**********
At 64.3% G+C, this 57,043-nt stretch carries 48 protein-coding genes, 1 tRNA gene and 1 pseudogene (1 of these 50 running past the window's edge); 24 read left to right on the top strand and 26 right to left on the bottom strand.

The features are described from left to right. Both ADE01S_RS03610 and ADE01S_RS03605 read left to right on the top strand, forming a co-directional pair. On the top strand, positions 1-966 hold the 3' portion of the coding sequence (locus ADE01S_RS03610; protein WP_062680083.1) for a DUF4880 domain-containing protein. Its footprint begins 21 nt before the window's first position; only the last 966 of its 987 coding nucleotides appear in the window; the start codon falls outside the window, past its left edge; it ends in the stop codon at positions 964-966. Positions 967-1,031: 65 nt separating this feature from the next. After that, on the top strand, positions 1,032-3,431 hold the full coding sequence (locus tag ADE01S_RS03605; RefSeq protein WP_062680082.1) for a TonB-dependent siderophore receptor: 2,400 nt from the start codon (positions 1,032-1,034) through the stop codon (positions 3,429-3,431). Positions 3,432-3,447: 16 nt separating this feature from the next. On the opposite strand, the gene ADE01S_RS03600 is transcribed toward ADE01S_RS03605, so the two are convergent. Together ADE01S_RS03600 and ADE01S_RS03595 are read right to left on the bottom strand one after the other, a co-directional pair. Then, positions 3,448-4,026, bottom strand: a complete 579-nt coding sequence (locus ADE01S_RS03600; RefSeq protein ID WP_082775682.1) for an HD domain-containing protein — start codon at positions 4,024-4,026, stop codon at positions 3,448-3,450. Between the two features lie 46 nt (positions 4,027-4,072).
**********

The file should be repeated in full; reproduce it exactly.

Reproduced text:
At 64.3% G+C, this 57,043-nt stretch carries 48 protein-coding genes, 1 tRNA gene and 1 pseudogene (1 of these 50 running past the window's edge); 24 read left to right on the top strand and 26 right to left on the bottom strand.

The features are described from left to right. Both ADE01S_RS03610 and ADE01S_RS03605 read left to right on the top strand, forming a co-directional pair. On the top strand, positions 1-966 hold the 3' portion of the coding sequence (locus ADE01S_RS03610; protein WP_062680083.1) for a DUF4880 domain-containing protein. Its footprint begins 21 nt before the window's first position; only the last 966 of its 987 coding nucleotides appear in the window; the start codon falls outside the window, past its left edge; it ends in the stop codon at positions 964-966. Positions 967-1,031: 65 nt separating this feature from the next. After that, on the top strand, positions 1,032-3,431 hold the full coding sequence (locus tag ADE01S_RS03605; RefSeq protein WP_062680082.1) for a TonB-dependent siderophore receptor: 2,400 nt from the start codon (positions 1,032-1,034) through the stop codon (positions 3,429-3,431). Positions 3,432-3,447: 16 nt separating this feature from the next. On the opposite strand, the gene ADE01S_RS03600 is transcribed toward ADE01S_RS03605, so the two are convergent. Together ADE01S_RS03600 and ADE01S_RS03595 are read right to left on the bottom strand one after the other, a co-directional pair. Then, positions 3,448-4,026, bottom strand: a complete 579-nt coding sequence (locus ADE01S_RS03600; RefSeq protein ID WP_082775682.1) for an HD domain-containing protein — start codon at positions 4,024-4,026, stop codon at positions 3,448-3,450. Between the two features lie 46 nt (positions 4,027-4,072).